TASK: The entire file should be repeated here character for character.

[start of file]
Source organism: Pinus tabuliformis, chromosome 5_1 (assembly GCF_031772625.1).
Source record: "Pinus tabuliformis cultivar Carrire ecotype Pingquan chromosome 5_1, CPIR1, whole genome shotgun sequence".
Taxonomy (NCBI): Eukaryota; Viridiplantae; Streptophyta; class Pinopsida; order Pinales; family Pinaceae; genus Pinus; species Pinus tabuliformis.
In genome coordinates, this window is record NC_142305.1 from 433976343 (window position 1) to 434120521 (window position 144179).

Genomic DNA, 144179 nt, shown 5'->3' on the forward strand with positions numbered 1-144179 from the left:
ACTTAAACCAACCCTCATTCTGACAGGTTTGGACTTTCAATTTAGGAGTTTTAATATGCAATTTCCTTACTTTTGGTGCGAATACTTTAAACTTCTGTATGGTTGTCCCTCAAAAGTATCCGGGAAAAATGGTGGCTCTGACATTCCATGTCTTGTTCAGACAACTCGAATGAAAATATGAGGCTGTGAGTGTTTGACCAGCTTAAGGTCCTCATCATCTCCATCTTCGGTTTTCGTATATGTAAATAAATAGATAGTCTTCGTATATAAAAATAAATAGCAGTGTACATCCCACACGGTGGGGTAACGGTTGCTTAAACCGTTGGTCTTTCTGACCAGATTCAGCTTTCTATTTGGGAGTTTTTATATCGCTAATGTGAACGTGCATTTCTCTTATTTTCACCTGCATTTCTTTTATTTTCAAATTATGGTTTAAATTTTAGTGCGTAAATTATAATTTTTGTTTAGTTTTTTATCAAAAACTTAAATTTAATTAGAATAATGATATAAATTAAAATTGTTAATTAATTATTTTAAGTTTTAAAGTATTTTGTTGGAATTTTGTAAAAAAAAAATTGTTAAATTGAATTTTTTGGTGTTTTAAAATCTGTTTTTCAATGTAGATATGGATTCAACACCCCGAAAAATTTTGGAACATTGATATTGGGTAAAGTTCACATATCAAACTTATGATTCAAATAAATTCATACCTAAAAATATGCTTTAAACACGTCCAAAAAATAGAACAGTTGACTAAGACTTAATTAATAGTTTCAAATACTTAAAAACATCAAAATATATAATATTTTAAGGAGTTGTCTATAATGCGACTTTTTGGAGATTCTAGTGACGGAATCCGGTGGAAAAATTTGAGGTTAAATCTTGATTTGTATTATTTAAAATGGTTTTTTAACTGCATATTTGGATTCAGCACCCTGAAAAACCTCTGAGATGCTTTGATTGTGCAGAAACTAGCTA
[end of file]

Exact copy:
Source organism: Pinus tabuliformis, chromosome 5_1 (assembly GCF_031772625.1).
Source record: "Pinus tabuliformis cultivar Carrire ecotype Pingquan chromosome 5_1, CPIR1, whole genome shotgun sequence".
Taxonomy (NCBI): Eukaryota; Viridiplantae; Streptophyta; class Pinopsida; order Pinales; family Pinaceae; genus Pinus; species Pinus tabuliformis.
In genome coordinates, this window is record NC_142305.1 from 433976343 (window position 1) to 434120521 (window position 144179).

Genomic DNA, 144179 nt, shown 5'->3' on the forward strand with positions numbered 1-144179 from the left:
ACTTAAACCAACCCTCATTCTGACAGGTTTGGACTTTCAATTTAGGAGTTTTAATATGCAATTTCCTTACTTTTGGTGCGAATACTTTAAACTTCTGTATGGTTGTCCCTCAAAAGTATCCGGGAAAAATGGTGGCTCTGACATTCCATGTCTTGTTCAGACAACTCGAATGAAAATATGAGGCTGTGAGTGTTTGACCAGCTTAAGGTCCTCATCATCTCCATCTTCGGTTTTCGTATATGTAAATAAATAGATAGTCTTCGTATATAAAAATAAATAGCAGTGTACATCCCACACGGTGGGGTAACGGTTGCTTAAACCGTTGGTCTTTCTGACCAGATTCAGCTTTCTATTTGGGAGTTTTTATATCGCTAATGTGAACGTGCATTTCTCTTATTTTCACCTGCATTTCTTTTATTTTCAAATTATGGTTTAAATTTTAGTGCGTAAATTATAATTTTTGTTTAGTTTTTTATCAAAAACTTAAATTTAATTAGAATAATGATATAAATTAAAATTGTTAATTAATTATTTTAAGTTTTAAAGTATTTTGTTGGAATTTTGTAAAAAAAAAATTGTTAAATTGAATTTTTTGGTGTTTTAAAATCTGTTTTTCAATGTAGATATGGATTCAACACCCCGAAAAATTTTGGAACATTGATATTGGGTAAAGTTCACATATCAAACTTATGATTCAAATAAATTCATACCTAAAAATATGCTTTAAACACGTCCAAAAAATAGAACAGTTGACTAAGACTTAATTAATAGTTTCAAATACTTAAAAACATCAAAATATATAATATTTTAAGGAGTTGTCTATAATGCGACTTTTTGGAGATTCTAGTGACGGAATCCGGTGGAAAAATTTGAGGTTAAATCTTGATTTGTATTATTTAAAATGGTTTTTTAACTGCATATTTGGATTCAGCACCCTGAAAAACCTCTGAGATGCTTTGATTGTGCAGAAACTAGCTA